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Fenwick EK, Man REK, Ong PG, et al. Association of Changes in Visual Acuity With Vision-Specific Functioning in the Singapore Malay Eye Study. JAMA Ophthalmol. 2016;134(11):1299–1305. doi:10.1001/jamaophthalmol.2016.3692
What is the longitudinal association between changes in presenting visual acuity and vision-specific functioning?
In this population-based longitudinal study, 16.8% of 1895 Malay adults had lost at least 2 lines of visual acuity during a 6-year period; this decrement in vision was associated with substantial deterioration in vision-dependent daily tasks.
These results suggest that public health strategies to prevent vision loss, such as coordinated eye screening and eye health promotion, treatment for correctable visual impairment, and interventions to increase participation in activities of daily living may optimize vision-specific functioning.
Longitudinal population-based data on the effect of vision loss on vision-specific functioning (VSF) are scarce, particularly in Asian populations.
To examine the association between changes in presenting visual acuity (PVA) and VSF.
Design, Setting, and Participants
Vision-specific functioning of 1895 adults was assessed in the baseline (January 20, 2004-July 31, 2006) and follow-up (June 28, 2010-July 31, 2014) phases of the longitudinal population-based Singapore Malay Eye Study. Mean (SD) differences and effect sizes for results of the modified Visual Function Index were calculated for 3 categories of change in PVA in the eye with better vision during the follow-up period (PVA gain of ≥2 lines [+0.2 logMAR], no change [PVA between a loss of 2 lines and a gain of 2 lines], and PVA loss of ≥2 lines [–0.2 logMAR]). The group with PVA loss was further stratified into incident vision impairment (VI) (baseline PVA ≥6/12) and progression of VI (baseline PVA <6/12) that worsened by 2 or more lines at follow-up. Associations between PVA and VSF changes were assessed using multiple linear regression models.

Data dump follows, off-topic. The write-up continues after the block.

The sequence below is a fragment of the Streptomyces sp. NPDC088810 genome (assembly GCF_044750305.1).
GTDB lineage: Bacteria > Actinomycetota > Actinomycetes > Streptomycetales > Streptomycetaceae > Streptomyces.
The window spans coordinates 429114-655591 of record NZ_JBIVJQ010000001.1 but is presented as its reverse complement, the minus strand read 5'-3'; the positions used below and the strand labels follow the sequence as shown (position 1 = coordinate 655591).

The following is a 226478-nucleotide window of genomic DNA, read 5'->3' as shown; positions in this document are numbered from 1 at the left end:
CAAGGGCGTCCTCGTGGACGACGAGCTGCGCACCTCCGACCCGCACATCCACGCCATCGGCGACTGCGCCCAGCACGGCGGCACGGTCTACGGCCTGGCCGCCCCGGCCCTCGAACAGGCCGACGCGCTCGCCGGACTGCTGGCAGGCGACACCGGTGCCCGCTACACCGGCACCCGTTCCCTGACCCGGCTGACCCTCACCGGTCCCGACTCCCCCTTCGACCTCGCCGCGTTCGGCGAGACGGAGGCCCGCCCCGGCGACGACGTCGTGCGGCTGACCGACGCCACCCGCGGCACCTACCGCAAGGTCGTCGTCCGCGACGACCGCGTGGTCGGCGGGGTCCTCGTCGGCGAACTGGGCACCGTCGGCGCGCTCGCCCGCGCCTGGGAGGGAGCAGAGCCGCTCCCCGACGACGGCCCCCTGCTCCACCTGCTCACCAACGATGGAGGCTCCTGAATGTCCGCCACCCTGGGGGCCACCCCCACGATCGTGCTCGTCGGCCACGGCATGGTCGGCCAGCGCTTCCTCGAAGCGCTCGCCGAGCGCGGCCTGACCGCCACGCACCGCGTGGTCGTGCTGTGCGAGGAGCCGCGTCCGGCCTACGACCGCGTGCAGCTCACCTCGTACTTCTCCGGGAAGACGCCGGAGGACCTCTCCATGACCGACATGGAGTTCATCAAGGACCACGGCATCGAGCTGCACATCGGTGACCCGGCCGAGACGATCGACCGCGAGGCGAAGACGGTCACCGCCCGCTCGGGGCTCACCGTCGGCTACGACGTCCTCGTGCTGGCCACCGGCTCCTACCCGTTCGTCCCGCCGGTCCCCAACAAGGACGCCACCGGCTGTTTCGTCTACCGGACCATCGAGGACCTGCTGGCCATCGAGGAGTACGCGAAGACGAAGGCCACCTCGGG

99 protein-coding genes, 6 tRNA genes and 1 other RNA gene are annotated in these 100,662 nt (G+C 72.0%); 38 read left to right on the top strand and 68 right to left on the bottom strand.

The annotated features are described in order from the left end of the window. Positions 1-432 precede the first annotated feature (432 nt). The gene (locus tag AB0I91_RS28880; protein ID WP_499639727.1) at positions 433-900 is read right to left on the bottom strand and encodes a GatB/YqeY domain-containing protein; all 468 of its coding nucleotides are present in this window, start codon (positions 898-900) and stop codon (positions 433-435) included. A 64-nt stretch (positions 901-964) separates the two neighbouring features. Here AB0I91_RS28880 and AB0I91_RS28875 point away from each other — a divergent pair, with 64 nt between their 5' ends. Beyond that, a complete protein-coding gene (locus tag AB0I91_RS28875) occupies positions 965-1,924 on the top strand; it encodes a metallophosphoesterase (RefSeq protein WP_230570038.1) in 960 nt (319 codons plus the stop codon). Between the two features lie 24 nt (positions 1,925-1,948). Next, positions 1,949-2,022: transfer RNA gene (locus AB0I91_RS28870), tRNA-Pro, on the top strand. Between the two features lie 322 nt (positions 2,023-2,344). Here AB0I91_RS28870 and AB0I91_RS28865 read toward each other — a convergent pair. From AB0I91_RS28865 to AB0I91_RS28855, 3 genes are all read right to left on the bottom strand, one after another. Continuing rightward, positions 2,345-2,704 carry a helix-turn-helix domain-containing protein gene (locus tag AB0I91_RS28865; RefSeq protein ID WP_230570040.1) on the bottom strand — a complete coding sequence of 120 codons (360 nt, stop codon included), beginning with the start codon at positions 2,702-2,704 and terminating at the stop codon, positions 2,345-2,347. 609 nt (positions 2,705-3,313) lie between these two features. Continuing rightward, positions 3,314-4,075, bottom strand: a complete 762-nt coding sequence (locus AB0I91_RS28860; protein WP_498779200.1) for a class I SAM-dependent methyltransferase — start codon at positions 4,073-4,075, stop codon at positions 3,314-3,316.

Presenting visual acuity was measured using a logMAR chart during an ophthalmic examination at baseline and follow-up.
Main Outcomes and Measures
Vision-specific functioning and associations between PVA and changes in VSF.
Of the 1895 participants (mean [SD] age at baseline, 56.9 [10.1] years; 862 men and 1033 women), at follow-up, 319 (16.8%) had lost 2 or more lines of PVA (mean [SD] PVA loss, 0.34 [0.22] logMAR; P < .001), which was associated with a mean (SD) –0.87 [2.12] logit decrease in VSF (medium effect size, –0.61). Of these 319 participants, 153 (48%) had incident VI and 166 (52%) had progression of VI, which were associated with mean (SD) –1.08 (2.15) (effect size, –0.86) and –0.64 (2.06) (effect size, –0.41) logit reductions in VSF, respectively. In adjusted models, compared with participants with no change in PVA, those who lost 2 or more lines had a significant 117% reduction in VSF (β, –0.39; 95% CI, –0.62 to –0.16). Older age (–0.55 logit decrease in VSF; 95% CI, –0.66 to –0.43) and female sex (–0.25 logit decrease in VSF; 95% CI, –0.45 to –0.06) were also independently associated with poorer VSF at follow-up (P < .01).
Conclusions and Relevance
Approximately 1 in 6 Malay adults lost 2 or more lines of PVA during the 6 years of the study; this loss was associated with a sizable deterioration in VSF. Loss of VSF was greater in participants with new-onset VI compared with those whose existing VI worsened. In older adults, strategies to prevent the onset of new VI may have more relative effect than delaying further progression among those with existing VI.
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